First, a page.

Bust of a Man III- Return of Bill Richmond

“There are some things you can’t cover up with lipstick and powder…” Elvis Costello

“They call it the rope-a-dope. Well, I’m the dope. Ali just laid on the rope and I, like a dope, kept punching until I got tired. But he was probably the most smart fighter I’ve ever gotten into the ring with.” George Foreman

I feigned surprise when I heard that the Getty Museum conserved its sculpture called Bust of a Man. It is their sculpture and they could use it as a doorstop if they wish so I am not really surprised that they would decide to touch it up. I have tried to get them to understand certain things about the piece. I would imagine that to the degree that I show up on their radar they are not happy with me since I believe that their sculpture is a copy by a lesser craftsman who often dabbled in fraud. I never claimed to have the definitive answer to how the work was produced but I remain convinced that the 1758 date on the Getty piece is wrong, and that the sculpture is a copy of a work from life which depicts the brilliant boxer and worthy man Bill Richmond as a youth and the finished original work is located at the Yale Center for British Art. The YCBA doesn’t seem to believe me either, insisting that their work is a studio copy of the Getty work, none of which makes any sense; but there is no need to recap that here since it is the subject of my first two pieces on the work. The Getty, now having re-oiled their piece, covered the dings which show the piece to be painted sandstone and not Black Stone as their website still indicates, touched up the date, and apparently glued it to its socle now appears to have taken a more active role in obfuscating any truth of the piece. If they understood anything about Bill Richmond, they would know that they are fighting a losing battle.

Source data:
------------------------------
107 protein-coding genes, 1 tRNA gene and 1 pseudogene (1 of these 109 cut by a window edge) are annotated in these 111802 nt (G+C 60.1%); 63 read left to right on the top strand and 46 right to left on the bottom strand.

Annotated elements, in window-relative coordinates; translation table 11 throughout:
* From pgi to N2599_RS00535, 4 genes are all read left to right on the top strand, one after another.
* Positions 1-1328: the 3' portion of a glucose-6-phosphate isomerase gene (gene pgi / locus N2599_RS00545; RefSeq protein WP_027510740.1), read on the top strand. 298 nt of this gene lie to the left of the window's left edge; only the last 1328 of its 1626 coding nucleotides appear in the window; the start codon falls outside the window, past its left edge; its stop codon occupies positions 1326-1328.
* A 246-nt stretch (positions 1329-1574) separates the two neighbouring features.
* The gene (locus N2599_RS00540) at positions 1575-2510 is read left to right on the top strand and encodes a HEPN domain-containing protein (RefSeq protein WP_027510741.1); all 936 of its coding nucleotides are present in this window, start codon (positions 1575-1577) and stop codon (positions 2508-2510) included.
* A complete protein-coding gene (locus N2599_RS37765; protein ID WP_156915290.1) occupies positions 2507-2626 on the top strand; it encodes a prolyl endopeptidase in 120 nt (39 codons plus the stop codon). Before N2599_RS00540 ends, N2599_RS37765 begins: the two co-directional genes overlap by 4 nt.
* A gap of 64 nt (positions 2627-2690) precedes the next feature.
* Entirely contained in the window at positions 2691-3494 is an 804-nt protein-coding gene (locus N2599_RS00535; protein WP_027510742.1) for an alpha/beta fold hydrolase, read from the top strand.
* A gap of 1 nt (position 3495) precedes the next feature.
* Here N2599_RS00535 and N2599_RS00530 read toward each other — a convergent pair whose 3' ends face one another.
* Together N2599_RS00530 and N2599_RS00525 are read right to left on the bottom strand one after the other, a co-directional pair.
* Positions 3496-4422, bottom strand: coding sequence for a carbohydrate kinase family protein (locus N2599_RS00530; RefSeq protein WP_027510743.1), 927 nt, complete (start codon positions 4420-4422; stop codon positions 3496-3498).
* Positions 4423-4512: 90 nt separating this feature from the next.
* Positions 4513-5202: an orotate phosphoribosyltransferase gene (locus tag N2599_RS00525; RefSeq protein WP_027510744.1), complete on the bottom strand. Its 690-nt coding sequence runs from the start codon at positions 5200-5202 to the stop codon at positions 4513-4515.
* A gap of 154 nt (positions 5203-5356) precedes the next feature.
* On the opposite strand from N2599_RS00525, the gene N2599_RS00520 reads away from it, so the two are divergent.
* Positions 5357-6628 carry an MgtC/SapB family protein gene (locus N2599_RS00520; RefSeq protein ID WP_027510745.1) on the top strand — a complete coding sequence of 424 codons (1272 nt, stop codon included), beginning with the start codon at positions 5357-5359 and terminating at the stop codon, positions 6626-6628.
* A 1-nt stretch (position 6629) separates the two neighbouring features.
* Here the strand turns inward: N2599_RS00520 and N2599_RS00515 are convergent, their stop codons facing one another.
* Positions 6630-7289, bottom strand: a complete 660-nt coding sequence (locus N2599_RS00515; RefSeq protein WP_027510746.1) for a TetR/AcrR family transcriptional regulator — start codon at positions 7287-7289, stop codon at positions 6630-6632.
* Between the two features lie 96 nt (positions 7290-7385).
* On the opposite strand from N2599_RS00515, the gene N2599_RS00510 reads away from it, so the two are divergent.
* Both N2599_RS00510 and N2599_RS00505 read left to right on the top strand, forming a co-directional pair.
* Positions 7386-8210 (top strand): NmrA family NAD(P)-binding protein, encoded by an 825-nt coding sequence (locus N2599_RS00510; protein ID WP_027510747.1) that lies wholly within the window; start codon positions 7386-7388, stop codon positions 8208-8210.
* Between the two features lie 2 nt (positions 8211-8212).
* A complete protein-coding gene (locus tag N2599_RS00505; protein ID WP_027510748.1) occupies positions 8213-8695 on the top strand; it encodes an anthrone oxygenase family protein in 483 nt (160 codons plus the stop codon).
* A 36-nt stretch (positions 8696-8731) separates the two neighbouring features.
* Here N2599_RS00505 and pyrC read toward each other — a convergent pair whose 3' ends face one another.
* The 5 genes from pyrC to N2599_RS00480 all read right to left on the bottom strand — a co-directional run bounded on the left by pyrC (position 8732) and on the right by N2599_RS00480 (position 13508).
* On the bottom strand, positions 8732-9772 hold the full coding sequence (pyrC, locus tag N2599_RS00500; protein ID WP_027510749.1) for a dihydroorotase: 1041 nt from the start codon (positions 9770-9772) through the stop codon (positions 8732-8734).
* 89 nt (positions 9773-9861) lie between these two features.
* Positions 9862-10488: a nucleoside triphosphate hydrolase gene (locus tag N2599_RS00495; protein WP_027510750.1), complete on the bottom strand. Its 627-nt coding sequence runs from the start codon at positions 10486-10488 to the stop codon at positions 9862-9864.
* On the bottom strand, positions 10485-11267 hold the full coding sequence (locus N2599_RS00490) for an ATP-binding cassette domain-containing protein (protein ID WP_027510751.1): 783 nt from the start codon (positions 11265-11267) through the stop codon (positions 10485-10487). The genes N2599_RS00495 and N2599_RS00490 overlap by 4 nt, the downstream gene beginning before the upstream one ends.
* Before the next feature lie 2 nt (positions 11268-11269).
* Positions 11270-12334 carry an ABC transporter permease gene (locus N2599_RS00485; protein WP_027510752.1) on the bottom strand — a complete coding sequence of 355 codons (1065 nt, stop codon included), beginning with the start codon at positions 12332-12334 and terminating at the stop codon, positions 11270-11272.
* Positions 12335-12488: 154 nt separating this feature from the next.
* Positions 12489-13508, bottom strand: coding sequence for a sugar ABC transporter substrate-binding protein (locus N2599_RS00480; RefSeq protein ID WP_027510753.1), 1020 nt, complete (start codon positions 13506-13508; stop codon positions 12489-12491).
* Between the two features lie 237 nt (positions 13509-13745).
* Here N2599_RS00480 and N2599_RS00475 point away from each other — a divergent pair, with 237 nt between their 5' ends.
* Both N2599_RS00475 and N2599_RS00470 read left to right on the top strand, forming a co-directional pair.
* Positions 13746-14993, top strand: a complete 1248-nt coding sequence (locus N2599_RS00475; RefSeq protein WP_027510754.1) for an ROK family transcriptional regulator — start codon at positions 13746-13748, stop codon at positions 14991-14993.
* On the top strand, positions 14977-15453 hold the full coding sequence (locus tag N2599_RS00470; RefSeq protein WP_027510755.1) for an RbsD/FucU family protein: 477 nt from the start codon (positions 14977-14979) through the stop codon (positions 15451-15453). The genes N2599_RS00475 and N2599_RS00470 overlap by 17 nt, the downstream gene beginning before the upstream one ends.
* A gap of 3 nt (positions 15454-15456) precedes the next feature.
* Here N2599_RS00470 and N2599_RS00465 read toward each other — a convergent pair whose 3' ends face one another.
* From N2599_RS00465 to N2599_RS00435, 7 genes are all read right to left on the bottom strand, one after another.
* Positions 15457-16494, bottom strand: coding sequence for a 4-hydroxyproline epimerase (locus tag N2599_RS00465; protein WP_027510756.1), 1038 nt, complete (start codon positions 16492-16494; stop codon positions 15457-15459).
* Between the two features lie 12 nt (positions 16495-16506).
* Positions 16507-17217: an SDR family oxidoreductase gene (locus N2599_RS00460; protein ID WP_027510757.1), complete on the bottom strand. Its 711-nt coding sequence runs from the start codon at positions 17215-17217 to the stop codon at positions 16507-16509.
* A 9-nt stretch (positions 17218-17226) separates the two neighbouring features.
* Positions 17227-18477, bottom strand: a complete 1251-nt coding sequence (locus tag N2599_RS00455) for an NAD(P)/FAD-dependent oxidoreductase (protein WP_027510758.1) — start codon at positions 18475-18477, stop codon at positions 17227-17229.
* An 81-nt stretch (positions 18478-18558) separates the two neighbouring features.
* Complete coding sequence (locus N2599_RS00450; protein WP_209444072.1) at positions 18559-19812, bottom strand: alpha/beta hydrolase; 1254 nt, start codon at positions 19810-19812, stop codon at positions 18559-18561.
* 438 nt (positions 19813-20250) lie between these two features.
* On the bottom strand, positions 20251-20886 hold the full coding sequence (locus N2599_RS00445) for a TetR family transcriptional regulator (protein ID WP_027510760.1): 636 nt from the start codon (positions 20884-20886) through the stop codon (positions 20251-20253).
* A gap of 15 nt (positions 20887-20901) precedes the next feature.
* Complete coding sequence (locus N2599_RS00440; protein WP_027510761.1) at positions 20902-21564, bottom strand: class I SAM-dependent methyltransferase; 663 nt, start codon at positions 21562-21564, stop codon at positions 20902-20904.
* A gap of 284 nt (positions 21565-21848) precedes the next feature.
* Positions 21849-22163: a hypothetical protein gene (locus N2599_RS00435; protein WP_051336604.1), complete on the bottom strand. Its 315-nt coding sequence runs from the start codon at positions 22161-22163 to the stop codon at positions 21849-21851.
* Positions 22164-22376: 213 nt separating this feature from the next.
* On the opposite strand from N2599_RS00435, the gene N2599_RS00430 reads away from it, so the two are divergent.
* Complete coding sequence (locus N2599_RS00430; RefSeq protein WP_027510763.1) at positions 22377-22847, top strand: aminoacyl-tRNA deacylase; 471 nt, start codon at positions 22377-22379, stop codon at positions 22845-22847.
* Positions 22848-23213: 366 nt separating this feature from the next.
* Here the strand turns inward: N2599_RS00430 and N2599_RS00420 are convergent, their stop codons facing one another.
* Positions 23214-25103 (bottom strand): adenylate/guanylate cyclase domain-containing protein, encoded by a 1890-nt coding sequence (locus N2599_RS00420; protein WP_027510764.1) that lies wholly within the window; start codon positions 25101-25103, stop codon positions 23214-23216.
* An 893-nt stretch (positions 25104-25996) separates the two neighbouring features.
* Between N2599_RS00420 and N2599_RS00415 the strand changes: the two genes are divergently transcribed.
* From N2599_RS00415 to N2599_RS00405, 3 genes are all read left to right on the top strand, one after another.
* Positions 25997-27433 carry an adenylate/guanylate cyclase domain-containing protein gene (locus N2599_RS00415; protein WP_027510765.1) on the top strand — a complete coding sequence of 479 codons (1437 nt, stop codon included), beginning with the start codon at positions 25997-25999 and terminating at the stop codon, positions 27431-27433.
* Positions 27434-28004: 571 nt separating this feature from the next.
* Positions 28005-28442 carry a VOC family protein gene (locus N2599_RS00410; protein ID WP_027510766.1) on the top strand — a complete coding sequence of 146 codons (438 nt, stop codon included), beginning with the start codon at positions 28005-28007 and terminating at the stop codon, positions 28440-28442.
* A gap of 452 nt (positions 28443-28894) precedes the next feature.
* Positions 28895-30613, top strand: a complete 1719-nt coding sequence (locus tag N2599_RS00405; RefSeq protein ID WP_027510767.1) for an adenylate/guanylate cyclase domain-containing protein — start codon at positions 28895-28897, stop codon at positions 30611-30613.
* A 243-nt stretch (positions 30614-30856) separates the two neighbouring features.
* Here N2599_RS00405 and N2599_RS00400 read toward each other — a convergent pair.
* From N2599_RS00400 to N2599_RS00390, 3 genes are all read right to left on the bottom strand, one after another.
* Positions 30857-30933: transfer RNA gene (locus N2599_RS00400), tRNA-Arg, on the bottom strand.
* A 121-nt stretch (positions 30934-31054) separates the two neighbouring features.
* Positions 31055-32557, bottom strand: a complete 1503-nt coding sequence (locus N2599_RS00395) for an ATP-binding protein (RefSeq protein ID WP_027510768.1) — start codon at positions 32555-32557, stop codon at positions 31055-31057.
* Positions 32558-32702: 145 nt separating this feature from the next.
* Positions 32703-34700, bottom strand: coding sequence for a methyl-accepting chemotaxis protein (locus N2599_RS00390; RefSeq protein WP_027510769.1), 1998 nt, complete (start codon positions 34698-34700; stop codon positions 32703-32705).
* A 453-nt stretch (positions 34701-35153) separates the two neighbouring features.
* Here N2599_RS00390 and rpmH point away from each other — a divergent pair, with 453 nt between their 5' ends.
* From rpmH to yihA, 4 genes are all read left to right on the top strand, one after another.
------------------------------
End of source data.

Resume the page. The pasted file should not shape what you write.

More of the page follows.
First the stupid stuff. The present online description of the piece on the Getty Museum website indicates that the piece is Black Stone. http://www.getty.edu/…/francis-harwood-bust-of-a-man…/ accessed on October 29, 2014. According to their conservation notes this is not true as the piece is from a tan sandstone shellacked to look like black stone. See Commentary by Chi-ming Yang http://www.centerforbritishart.org/…/commentary-by-chi… . The myth of it being made from black stone may have been necessary to improve its provenance as an 1865 catalogue refers to a sculpture being made from Black Marble and the Getty claims that this is their piece. The myth of the black stone has been retold in several of the leading publications on sculpture so the fact that it just isn’t true will be not make the truthiness of the assertion disappear. Just by itself, the notion that a sculpture was one thing made to look like another thing already casts some doubts as to its authenticity. Add to the fact that its purported sculptor, Francis Harwood, has been labeled by Thomas Hoving as someone who succumbed to copying and forging, and I begin with the notion that any piece signed by Francis Harwood might be a copy or a forgery. Talented as he might have been, there is little in his oeuvre to suggest he was capable of producing this as an original piece and that assessment is not mine but is rife throughout the literature.The Getty Museum website also includes a new reference to the piece being located for a time at Stanwick Hall, Northamptonshire, England. I assume this was a stupid mistake and not another attempt to obfuscate a truth. There are (or were) two Stanwick Halls; the one in Northamptonshire still stands and has absolutely nothing to do with this piece. The other Stanwick Hall in Yorkshire, Richmond, England was demolished in the 1920’s. It was a secondary seat of the Dukes of Northumberland who were intimately connected to Bill Richmond and to this sculpture. That is where a sculpture was found and twice catalogued, although which piece was actually catalogued remains a mystery. Moving the sculpture and the Northumberlands to Northamptonshire may be no more than a typing mistake, but it does serve the purpose of suggesting that it was not found in Richmond, England, where Bill Richmond lived and likely took his name, and therefore was not a depiction of Bill Richmond. While the sculpture may not be a depiction of Bill Richmond, creating false facts does not serve the inquiry well.